Compensation for unfavourable early conditions, as shown here, may entail future costs [1], [6], [16], [41]. However, our analysis failed to detect an effect on plumage ornaments and on survival even though fewer individuals survived when they had received low quality food as nestlings (LH). Despite condition at fledging being a prominent predictor for survival in the wild [5], [34], survival within the laboratory cannot be transferred to natural conditions. Our findings thus rather reveal a potential for phenotypic plasticity present in a species as essential pre-requisite to adapt to ecological conditions. The lack of nutritional effects on male cheek development underlines that timing and duration of dietary restrictions matter. Cheek ornamentation is melanin-based containing 99.2% phaemelanin and 0.8% eumelanin [49] and even though its synthesis was recently shown to be affected by dietary manipulations [50] it is considered to be energetically cheap [51]. Our findings expand on these studies by showing that the expression of plumage ornaments is not affected by dietary history, whereas nutritional condition during the actual development of the ornaments affects their expression [52]. Thus, these ornaments provide information about environmental conditions encountered during a specific period. The tendency of males raised on a high quality diet throughout their first month (HH) to show more variability in plumage ornaments than birds that received a high quality diet only during either the nestling or fledgling period may be taken to suggest that exploiting ones full genotypic potential occurs only under optimal conditions. If females attend less to such signals when they have information on poor conditions during early development [53], [54], remains an interesting possibility to be shown.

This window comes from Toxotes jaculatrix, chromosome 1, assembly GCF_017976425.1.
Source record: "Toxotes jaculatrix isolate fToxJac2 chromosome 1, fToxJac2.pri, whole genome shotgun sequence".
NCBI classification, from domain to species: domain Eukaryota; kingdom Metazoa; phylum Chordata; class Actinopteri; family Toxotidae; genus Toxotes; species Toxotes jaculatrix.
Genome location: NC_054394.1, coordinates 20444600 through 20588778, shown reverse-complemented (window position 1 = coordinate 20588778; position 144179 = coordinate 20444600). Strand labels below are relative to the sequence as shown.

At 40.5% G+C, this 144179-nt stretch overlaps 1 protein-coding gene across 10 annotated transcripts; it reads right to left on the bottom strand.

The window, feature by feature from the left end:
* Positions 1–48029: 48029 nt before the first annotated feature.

To conclude, even a moderate shift within the limited optimal time window for reproduction can carry costs which may increase selection pressure on the young. Phenotypic plasticity appears to provide a mechanism to compensate for the effects of transient nutritional constraints. Elevated corticosterone provided a physiological correlate for nutritional diet but not for catch-up growth, suggesting catch-up growth to have rather future than current costs. Such an immediate physiological response may be a mechanism contributing to long term effects, which can resurface under stressful conditions in adulthood [16]. Thus, implications of nutritional constraints may have played a role in the evolution of strategies to refrain from initiating reproduction too early within the season.